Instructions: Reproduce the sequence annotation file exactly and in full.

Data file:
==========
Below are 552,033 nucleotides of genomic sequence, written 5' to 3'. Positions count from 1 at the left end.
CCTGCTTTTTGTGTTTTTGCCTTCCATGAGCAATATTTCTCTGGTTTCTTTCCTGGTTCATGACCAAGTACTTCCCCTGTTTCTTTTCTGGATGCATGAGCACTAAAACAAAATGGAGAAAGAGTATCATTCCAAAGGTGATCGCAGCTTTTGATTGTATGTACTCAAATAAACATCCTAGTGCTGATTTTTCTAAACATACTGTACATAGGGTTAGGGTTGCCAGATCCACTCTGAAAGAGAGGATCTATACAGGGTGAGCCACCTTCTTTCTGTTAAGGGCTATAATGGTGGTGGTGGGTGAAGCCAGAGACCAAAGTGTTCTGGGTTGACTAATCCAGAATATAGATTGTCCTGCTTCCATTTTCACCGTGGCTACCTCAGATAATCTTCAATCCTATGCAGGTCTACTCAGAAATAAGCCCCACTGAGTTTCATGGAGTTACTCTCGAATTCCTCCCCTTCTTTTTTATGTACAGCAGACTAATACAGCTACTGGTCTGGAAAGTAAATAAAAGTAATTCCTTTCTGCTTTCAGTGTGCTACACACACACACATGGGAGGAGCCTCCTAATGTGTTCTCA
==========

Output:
Below are 552,033 nucleotides of genomic sequence, written 5' to 3'. Positions count from 1 at the left end.
CCTGCTTTTTGTGTTTTTGCCTTCCATGAGCAATATTTCTCTGGTTTCTTTCCTGGTTCATGACCAAGTACTTCCCCTGTTTCTTTTCTGGATGCATGAGCACTAAAACAAAATGGAGAAAGAGTATCATTCCAAAGGTGATCGCAGCTTTTGATTGTATGTACTCAAATAAACATCCTAGTGCTGATTTTTCTAAACATACTGTACATAGGGTTAGGGTTGCCAGATCCACTCTGAAAGAGAGGATCTATACAGGGTGAGCCACCTTCTTTCTGTTAAGGGCTATAATGGTGGTGGTGGGTGAAGCCAGAGACCAAAGTGTTCTGGGTTGACTAATCCAGAATATAGATTGTCCTGCTTCCATTTTCACCGTGGCTACCTCAGATAATCTTCAATCCTATGCAGGTCTACTCAGAAATAAGCCCCACTGAGTTTCATGGAGTTACTCTCGAATTCCTCCCCTTCTTTTTTATGTACAGCAGACTAATACAGCTACTGGTCTGGAAAGTAAATAAAAGTAATTCCTTTCTGCTTTCAGTGTGCTACACACACACACATGGGAGGAGCCTCCTAATGTGTTCTCA